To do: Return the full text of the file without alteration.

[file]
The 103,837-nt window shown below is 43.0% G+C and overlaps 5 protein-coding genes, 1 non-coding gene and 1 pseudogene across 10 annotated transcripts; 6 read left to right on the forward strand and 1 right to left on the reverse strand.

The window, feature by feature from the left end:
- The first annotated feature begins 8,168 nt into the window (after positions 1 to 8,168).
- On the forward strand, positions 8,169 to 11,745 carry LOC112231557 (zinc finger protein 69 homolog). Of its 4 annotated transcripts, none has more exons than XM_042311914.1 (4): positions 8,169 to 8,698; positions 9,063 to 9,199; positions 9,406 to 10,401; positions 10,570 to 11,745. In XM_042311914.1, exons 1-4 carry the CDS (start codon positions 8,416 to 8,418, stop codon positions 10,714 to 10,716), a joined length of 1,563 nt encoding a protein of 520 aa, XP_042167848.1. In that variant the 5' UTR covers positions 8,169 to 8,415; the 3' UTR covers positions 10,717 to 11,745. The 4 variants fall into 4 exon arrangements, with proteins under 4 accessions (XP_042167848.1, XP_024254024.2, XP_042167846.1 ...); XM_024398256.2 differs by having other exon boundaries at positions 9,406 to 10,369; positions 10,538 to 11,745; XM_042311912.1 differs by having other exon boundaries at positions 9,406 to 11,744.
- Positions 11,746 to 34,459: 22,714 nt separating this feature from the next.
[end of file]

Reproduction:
The 103,837-nt window shown below is 43.0% G+C and overlaps 5 protein-coding genes, 1 non-coding gene and 1 pseudogene across 10 annotated transcripts; 6 read left to right on the forward strand and 1 right to left on the reverse strand.

The window, feature by feature from the left end:
- The first annotated feature begins 8,168 nt into the window (after positions 1 to 8,168).
- On the forward strand, positions 8,169 to 11,745 carry LOC112231557 (zinc finger protein 69 homolog). Of its 4 annotated transcripts, none has more exons than XM_042311914.1 (4): positions 8,169 to 8,698; positions 9,063 to 9,199; positions 9,406 to 10,401; positions 10,570 to 11,745. In XM_042311914.1, exons 1-4 carry the CDS (start codon positions 8,416 to 8,418, stop codon positions 10,714 to 10,716), a joined length of 1,563 nt encoding a protein of 520 aa, XP_042167848.1. In that variant the 5' UTR covers positions 8,169 to 8,415; the 3' UTR covers positions 10,717 to 11,745. The 4 variants fall into 4 exon arrangements, with proteins under 4 accessions (XP_042167848.1, XP_024254024.2, XP_042167846.1 ...); XM_024398256.2 differs by having other exon boundaries at positions 9,406 to 10,369; positions 10,538 to 11,745; XM_042311912.1 differs by having other exon boundaries at positions 9,406 to 11,744.
- Positions 11,746 to 34,459: 22,714 nt separating this feature from the next.